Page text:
You probably remember ‘Babe’ the film from 1995, which was a surprise box-office success about a pig who wanted to become a sheepdog. Both the film and the production now playing at the Polka Theatre were based on the 1983 book ‘The Sheep-pig’ by Dick King-Smith. We went along excitedly to the Polka Theatre in Wimbledon last weekend to see what director Michael Fentiman and adaptor Michael Wood had done with it.
The plot begins when sheep farmer Farmer Hoggett wins a pig in a ‘guess the weight of the pig’ championship (I think this sort of thing happens more in the countryside than it does in South Wimbledon). Almost straight away there seems to be a bond between him and the pig, and it is this sweet relationship that is at the heart of this story.
At first, the Hoggetts intend to fatten up the pig to eat him. However, after an event when Babe alerts them to sheep rustlers who are trying to steal their sheep overnight, it becomes clear that Babe is more of a hero than a potential meal. In Mrs Hoggett’s classic words: ‘He saved our bacon so we will save his’. On the farm we have the sheepdog Fly, who is rather rude to the sheep, and it turns out that the sheep would really rather be treated more kindly. Enter Babe, who has the right turn of phrase and gentle nature that they respond well to. Soon Babe is practising for the Grand Challenge Sheep Dog Trial – as the sheep-pig.
We then witness Babe’s bravery again, as he defends old ewe Maa from a scary warrior dog (this is an amazing contraption and quite scary). There is a cliffhanger when Hoggett gets the wrong idea about what Babe was doing. No spoilers here but as you can imagine there is a happy ending.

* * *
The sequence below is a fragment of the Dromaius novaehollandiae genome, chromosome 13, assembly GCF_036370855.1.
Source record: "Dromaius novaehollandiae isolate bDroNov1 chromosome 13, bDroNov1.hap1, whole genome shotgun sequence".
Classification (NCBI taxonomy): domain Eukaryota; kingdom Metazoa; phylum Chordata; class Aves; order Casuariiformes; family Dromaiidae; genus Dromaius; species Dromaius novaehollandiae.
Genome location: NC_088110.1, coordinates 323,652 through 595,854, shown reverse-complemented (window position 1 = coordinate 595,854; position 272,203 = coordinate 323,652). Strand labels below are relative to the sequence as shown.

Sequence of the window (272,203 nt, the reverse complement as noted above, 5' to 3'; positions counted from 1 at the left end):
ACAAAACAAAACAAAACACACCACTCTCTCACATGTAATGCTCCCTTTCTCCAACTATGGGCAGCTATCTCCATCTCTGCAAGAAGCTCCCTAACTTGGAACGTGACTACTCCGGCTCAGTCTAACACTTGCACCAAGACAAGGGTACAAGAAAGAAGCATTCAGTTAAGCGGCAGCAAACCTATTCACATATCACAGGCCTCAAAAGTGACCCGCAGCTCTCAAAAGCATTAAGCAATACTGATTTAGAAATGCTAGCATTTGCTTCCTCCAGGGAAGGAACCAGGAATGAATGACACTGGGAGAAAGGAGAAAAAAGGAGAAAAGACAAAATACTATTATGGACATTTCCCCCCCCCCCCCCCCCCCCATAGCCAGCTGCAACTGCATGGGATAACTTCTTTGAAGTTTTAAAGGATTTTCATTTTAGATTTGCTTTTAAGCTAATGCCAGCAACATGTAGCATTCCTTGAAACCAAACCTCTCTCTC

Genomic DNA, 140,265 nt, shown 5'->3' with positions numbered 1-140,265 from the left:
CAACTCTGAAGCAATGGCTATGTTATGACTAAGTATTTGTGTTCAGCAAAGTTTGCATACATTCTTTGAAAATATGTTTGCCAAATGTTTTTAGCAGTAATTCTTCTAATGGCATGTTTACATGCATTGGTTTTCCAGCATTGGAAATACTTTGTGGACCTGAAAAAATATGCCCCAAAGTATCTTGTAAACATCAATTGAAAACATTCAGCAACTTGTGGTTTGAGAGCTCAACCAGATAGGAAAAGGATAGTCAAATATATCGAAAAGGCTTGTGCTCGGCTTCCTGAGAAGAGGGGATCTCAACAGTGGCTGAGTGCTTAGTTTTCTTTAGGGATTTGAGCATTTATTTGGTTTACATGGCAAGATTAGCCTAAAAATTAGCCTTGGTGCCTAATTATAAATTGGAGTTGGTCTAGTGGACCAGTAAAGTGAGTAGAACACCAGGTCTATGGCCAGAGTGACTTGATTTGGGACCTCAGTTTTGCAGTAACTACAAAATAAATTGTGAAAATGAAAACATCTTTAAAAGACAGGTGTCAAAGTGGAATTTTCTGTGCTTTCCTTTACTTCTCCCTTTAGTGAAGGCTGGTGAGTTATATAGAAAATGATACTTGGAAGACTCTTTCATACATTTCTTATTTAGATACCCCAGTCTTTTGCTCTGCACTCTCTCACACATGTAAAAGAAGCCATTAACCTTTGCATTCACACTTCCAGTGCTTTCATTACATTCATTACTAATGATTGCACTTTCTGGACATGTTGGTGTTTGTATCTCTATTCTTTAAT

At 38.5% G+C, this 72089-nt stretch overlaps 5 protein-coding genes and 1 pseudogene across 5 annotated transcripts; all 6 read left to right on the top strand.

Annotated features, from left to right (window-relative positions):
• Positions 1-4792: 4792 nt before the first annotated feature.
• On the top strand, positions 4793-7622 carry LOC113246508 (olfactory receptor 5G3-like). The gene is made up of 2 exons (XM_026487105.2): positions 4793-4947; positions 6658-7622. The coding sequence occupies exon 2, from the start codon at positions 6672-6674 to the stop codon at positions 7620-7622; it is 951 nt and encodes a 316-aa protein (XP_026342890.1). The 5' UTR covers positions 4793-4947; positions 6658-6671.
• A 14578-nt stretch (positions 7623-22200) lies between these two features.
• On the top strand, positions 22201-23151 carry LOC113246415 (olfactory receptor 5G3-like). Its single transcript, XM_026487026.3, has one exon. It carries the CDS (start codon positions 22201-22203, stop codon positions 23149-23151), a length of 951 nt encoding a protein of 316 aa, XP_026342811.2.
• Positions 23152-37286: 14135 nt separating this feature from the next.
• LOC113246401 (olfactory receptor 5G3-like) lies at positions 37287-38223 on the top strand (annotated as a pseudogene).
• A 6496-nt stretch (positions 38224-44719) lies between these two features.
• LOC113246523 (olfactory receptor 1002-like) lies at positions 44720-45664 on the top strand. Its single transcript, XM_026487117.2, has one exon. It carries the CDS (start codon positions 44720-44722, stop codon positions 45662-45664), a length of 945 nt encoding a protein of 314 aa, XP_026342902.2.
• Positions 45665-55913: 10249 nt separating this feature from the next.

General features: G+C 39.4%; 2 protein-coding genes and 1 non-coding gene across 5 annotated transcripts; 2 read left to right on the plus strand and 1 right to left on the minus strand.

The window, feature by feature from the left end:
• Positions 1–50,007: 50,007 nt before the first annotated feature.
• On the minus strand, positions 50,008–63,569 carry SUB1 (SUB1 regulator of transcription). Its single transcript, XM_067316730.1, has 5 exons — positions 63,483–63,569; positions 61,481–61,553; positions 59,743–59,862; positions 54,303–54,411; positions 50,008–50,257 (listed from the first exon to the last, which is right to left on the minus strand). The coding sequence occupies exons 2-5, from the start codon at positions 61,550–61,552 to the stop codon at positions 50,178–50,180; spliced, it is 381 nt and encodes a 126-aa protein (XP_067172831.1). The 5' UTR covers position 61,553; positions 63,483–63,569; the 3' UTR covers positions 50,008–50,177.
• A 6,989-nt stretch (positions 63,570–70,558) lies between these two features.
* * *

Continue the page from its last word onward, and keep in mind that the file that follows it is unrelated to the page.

As with all of Polka’s main stage productions, and especially their Christmas shows, this is a crowd-pleaser for all ages. The sets are nicely done and the cast all did a great job. My favourites were the farmers who were made to look older with some clever masks, and who acted brilliantly. I was suitably stunned when the cast came out for a special Q&A at the end and Emma Barclay and Ben Inglis were young actors! (Yes I know, that’s why they are called actors, but all credit to them for their performances). Inglis does not need to say much in this role, but his walk and his stance and his clear affection for the pig are spot on and really touching. Barclay’s contrastingly talkative humour as Mrs Froggett is warm and funny, and I became quite fond of them both.
I also thought Oliver Grant’s puppeteering of the Babe puppet was lovely, and in the Q&A he wouldn’t or couldn’t come out of porcine character! It was also fascinating to hear from David Wood, who had adapted the book into the play, and who had been a friend of Dick King-Smith. I liked King-Smith even more when I read about him in the programme. Not only did he have many dachshunds throughout his life (as my family has done) but he also had a labrador called Hattie, who he presented TV shows with! Also worth looking for in the programme is the brilliantly titled article ‘Oink-omatopoeia’ which gives you the word for Oink in many languages. Perfect interval reading for the linguist in me.
I must also mention some of the other puppetry, for instance the cats (whose legs are handled separately from their bodies), and the ducks on wheels. Overall the show is pleasing and warm and it teaches important lessons about how to be brave and how to stand up for what you believe in. As David Wood so wisely put it when posed the insightful question by a very young audience member, ‘Why is the pig so brave?’:
‘Because he has a big dream and he doesn’t let the world get in his way’.
We attended Babe the Sheep-Pig on press tickets. Photographs my own, apart from the two production photographs (copyright Polka Theatre).
Babe the Sheep-Pig is playing at the Polka Theatre until 5th February 2017, then goes on tour.